Patient falls is not a novel reality at the hospitals today. According to Pape, Schemmann, Foerster, and Knobe (2015), thousands of individuals in the United States of America fall while at the hospital. Patient falls leads to additional health care utilization as those falling might get fractures, internal bleeding, lacerations, or bruises. According to research, a third of the falls can be prevented if adequate strategies are implemented (Ganz et al., 2013). In the exposition, the focus will be on five quality improvement strategies that can aid in reducing or eradicating patient falls in hospitals; however, the responsible medical team has to first measure its compliance with the best fall prevention practices.
The first strategy would be making it easy for a practitioner to identify high-risk patients. The strategy can be implemented by using armbands or red socks to distinguish patients with high chances of falling from those with low or no risk (Pati et al., 2017). Moreover, patients with high-risk of falling need to be on the medical practitioners visual cue whenever they are outside. When the strategy is implemented medical practitioners can quickly and effectively initiate the appropriate protocols reducing patient falls.
The second strategy is providing safety companions to patients with high-risk of falling. A safety companion is an individual tasked with the duty of accompanying a patient all the time during his or her stay at the hospital (Skowronsky, Bena & Albert, 2015). Safety companions accompany patients wherever they go and offer assistance in case a patient falls. By providing continuous observation to patients unable to follow direction or are disoriented, instances of patient falls are reduced hence guaranteeing patient safety.
The third strategy is keeping the patient busy. The medical practitioners should give patients various tasks to accomplish. Keeping the patients busy ensures they do not get out of bed hence reducing their chances of falling. However, the medical staff should partner and educate families in fall prevention to enhance patient safety.
The fourth strategy would be setting bed alarms. Bed alarms should be set at certain intervals when a patient leaves the bed (Barach & Arora, 2014). In high-risk patients, the interval should be reduced to one or two seconds to ensure the medical staff is alerted whenever a patient leaves the bed. Long intervals can increase chances of patient falls since by the time the alarm rings, patients may be far from their beds or halfway down the hall. Moreover, short intervals ensure patients are easily located as they will not be far from their beds.
The fifth strategy would be increasing the number of safety rounds or introducing safety rounds where they are absent. Apart from the hourly rounds at the hospital, high-risk patients should have additional safety rounds to ensure their safety is top notch. The safety rounds are implemented to ensure all precautions preventing patient falls are in place (Savely, Muraca, Eller, Aljehani & Kathuria, 2015). Some of the preventive precautions the medical staff checks include the armband, red socks, bed alarms, and fall signs.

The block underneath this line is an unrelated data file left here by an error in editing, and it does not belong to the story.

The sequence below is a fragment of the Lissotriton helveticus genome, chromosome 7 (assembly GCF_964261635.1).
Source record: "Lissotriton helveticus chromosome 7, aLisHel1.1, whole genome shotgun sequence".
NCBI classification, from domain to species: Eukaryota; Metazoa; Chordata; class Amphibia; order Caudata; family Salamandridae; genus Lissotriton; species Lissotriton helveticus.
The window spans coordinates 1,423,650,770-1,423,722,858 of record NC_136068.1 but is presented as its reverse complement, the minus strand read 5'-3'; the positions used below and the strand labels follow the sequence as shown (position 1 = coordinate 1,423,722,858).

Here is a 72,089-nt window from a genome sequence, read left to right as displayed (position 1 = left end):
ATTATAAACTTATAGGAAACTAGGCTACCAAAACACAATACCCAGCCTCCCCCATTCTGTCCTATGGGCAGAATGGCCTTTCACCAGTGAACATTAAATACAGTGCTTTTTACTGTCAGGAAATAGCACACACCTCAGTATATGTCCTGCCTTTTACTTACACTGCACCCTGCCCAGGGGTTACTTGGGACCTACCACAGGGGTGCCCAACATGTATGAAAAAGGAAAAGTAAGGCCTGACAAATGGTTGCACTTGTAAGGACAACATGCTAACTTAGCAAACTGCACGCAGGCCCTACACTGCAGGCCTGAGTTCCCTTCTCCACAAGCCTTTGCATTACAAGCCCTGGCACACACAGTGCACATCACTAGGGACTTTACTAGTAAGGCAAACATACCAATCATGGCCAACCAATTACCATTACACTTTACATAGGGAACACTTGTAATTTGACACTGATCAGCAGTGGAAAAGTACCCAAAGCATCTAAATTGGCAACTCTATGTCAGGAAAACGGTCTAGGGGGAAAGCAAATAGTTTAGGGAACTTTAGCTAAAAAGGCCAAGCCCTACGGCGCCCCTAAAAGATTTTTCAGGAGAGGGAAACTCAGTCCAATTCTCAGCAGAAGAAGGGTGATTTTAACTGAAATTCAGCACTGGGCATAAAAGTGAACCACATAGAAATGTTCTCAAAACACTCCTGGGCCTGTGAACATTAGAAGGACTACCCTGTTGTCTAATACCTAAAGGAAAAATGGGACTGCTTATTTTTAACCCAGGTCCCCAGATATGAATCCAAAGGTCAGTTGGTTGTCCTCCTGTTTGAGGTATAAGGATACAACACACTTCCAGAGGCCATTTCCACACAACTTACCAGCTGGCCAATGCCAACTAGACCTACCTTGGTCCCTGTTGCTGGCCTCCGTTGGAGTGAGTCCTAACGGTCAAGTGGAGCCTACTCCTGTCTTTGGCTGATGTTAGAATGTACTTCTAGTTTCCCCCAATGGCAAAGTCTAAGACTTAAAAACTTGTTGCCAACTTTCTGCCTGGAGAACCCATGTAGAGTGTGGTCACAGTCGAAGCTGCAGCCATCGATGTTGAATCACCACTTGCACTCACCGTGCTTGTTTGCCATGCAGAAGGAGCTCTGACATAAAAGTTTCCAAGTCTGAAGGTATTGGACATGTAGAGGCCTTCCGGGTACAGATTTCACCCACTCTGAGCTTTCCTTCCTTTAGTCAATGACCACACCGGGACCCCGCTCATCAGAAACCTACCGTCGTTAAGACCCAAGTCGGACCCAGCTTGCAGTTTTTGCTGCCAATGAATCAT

Conclusively, patient falls is a medical concern that should be reduced to ensure the wellbeing of a patient. Implementing the five strategies will greatly reduce the number of falls experienced in hospitals globally. One-third of all patient falls are preventable, hence implementing the quality improvement strategies will be beneficial to a hospital. The medical staff should ensure patients are busy, the bed alarms are functional, patients have safety companions, high-risk patients are identified, and safety rounds are present to improved healthcare quality.
Barach, P., & Arora, V. (2014). Hospital Alarms and Patient Safety. JAMA, 312(6), 651. http://dx.doi.org/10.1001/jama.2014.7648
Ganz, D., Huang, C., Saliba, D., Shier, V., Berlowitz, D., & Lukas, C. et al. (2013). Preventing Falls in Hospitals | Agency for Healthcare Research & Quality. Ahrq.gov. Retrieved 21 October 2017, from https://www.ahrq.gov/professionals/systems/hospital/fallpxtoolkit/index.html
Pape, H., Schemmann, U., Foerster, J., & Knobe, M. (2015). The Aachen Falls Prevention Scale - development of a tool for self-assessment of elderly patients at risk for ground level falls. Patient Safety In Surgery, 9(1), 7. http://dx.doi.org/10.1186/s13037-014-0055-0
Pati, D., Valipoor, S., Cloutier, A., Yang, J., Freier, P., Harvey, T., & Lee, J. (2017). Physical Design Factors Contributing to Patient Falls. Journal Of Patient Safety, 1. http://dx.doi.org/10.1097/pts.0000000000000339
Savely, S., Muraca, P., Eller, M., Aljehani, N., & Kathuria, N. (2015). A Patient Safety Rounds Pilot Program at Clinics Affiliated With a Large Research and Education Institution. Journal Of Patient Safety, 1. http://dx.doi.org/10.1097/pts.0000000000000216
Skowronsky, C., Bena, J., & Albert, N. (2015). Close Observation Unit to Prevent Falls and Minimize Use of Patient Care Companions. Journal Of Nursing Care Quality, 30(1), 38-43. http://dx.doi.org/10.1097/ncq.0000000000000072
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